ministerial-level officials. Taiwan was listed at the 32rd position out of 183 countries surveyed in Transparency Internationalâ€™s 2011 Corruption Perceptions Index.
Human Rights are generally protected and respected in Taiwan. Freedoms of assembly and expression are observed, although protesters can be prosecuted for failing to obtain a permit or obey police orders to disperse under the Assembly and Parade Law. Taiwanese academics are generally allowed to write and lecture without interference, and residents are free to practice their faiths. Although civil society groups are required to register with the government, registration is often granted easily and ngos normally operate without harassment. The police largely refrain from arbitrary detention, and lawyers are allowed to monitor interrogations to prevent abuses. The Taiwanese Constitution provides for the equality of all citizens. Six seats in the legislature are reserved for
indigenous people, giving them representation that exceeds their share of the population. However, some aspects need improvement. One worrying trend is, although the number of executions had dropped since 2002 and the country gave no death sentences during 2006-2009, the issue of death penalty resumed in 2010, with five people executed in 2011. Taiwan has yet to achieve gender equality, as women still face job discrimination and receive lower pay than men on average. Moreover, the island continues to be a destination for human trafficking, and a large number of foreign workers in the country are without legal protection from abuses by employers.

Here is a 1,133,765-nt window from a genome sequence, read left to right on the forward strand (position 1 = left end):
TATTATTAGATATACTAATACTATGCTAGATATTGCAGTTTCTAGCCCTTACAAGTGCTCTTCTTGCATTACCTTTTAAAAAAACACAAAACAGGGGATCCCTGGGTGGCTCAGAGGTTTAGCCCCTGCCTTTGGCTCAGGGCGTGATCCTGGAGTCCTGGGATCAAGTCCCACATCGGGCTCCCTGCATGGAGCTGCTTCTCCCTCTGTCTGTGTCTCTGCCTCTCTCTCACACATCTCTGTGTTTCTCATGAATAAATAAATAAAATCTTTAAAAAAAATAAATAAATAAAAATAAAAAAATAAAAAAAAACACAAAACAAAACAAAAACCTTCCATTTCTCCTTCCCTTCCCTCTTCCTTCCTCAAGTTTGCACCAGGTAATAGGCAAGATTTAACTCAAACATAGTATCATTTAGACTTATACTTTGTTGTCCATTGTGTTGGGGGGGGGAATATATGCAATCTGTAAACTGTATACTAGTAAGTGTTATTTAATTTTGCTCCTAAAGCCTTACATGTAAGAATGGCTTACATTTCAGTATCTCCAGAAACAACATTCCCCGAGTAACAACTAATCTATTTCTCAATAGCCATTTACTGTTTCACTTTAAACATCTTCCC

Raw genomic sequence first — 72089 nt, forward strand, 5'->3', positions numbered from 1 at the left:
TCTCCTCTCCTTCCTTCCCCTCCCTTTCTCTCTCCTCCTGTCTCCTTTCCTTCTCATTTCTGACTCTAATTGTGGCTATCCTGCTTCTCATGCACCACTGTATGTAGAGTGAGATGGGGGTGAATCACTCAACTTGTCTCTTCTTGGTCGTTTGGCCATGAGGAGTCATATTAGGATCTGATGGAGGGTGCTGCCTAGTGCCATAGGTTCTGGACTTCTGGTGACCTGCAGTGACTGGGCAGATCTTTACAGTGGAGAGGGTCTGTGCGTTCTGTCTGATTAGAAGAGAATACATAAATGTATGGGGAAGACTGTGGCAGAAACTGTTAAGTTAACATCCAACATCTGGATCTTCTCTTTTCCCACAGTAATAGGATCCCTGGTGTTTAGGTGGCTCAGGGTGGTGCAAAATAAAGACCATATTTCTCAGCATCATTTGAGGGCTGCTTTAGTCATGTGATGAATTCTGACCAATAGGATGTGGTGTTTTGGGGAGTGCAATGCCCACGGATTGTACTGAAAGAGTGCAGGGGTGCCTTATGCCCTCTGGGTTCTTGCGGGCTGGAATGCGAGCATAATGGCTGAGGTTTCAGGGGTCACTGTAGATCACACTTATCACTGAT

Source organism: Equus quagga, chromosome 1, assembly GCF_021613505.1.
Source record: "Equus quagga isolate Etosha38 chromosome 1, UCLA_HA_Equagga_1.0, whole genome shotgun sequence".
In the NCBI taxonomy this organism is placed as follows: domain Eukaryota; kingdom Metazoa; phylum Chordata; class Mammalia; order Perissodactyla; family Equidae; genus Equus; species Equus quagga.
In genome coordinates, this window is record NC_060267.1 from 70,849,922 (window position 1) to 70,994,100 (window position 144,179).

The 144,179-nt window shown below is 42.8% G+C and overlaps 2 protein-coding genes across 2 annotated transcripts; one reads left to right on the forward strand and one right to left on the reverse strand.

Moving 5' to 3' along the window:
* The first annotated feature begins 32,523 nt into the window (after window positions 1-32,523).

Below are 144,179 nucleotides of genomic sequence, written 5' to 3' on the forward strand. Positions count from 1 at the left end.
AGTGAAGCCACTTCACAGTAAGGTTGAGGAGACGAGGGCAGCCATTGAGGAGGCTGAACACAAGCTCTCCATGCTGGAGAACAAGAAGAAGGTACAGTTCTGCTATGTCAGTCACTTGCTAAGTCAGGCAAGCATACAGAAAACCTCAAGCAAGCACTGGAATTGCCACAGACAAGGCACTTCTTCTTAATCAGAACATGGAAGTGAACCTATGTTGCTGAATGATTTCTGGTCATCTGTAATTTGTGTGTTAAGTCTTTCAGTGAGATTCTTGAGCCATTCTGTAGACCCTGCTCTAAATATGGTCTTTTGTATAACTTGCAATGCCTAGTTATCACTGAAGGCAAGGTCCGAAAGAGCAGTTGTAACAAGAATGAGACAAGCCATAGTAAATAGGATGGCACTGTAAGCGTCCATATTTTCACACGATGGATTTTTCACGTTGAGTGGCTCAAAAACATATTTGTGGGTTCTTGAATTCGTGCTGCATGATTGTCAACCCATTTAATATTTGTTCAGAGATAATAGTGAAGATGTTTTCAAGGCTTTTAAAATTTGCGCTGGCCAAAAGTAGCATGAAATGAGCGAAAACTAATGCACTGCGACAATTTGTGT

Property rights are adequately protected under Taiwanese law. The courts honour and enforce contracts, but the judicial process can be slow at times. Several laws have been passed to enforce the protection of intellectual property rights; yet pirated CDs and DVDs, counterfeit pharmaceuticals and fake luxury goods still are readily available.
Government spending has dropped from 18.5% to 16% of the GDP. Recent privatisation and deregulation measures led to the state playing a smaller role in Taiwanâ€™s economy.
Taiwan has a comparatively high income tax rate of 40% and a corporate tax rate of 17%. Additionally, a surtax of 10% is charged on undistributed profits. Other taxes comprise value added tax and property tax. Overall tax revenue represents about 8.4% of the GDP.
Taiwanâ€™s financial sector is modern and competitive. Foreign investors operate freely. The government, through its own institutions which account for roughly half of the countryâ€™s financial assets, dominates banking. Foreign banks have a limited role. Taiwanese regulations well protect the freedom to start, run and close a business. The introduction of a one-stop shop for business registration has greatly facilitated the starting of a business and application for a license. The former now can be done in just ten days and three procedures. A license can be obtained in 125 days and 25 procedures. Closing a business is an uncomplicated process. The World Bank ranked Taiwan at the 25th place in its 2012 Doing Business report. Labour regulations are fairly inflexible.
The non-salary cost of a worker is low, although firing procedures can be costly and complicated. Regulations on work hours are not flexible.
Taiwanâ€™s weighted average tariff rate is set at 2.5%. With trade with China being the only exception, the state does not interfere significantly with foreign trade. In the case of China, regulations to control Taiwanâ€™s trade and investment dependency on the mainland are in place. Amongst the obstacles to foreign trade are import and export bans and restrictions, state trade in some goods and weak enforcement of intellectual property rights.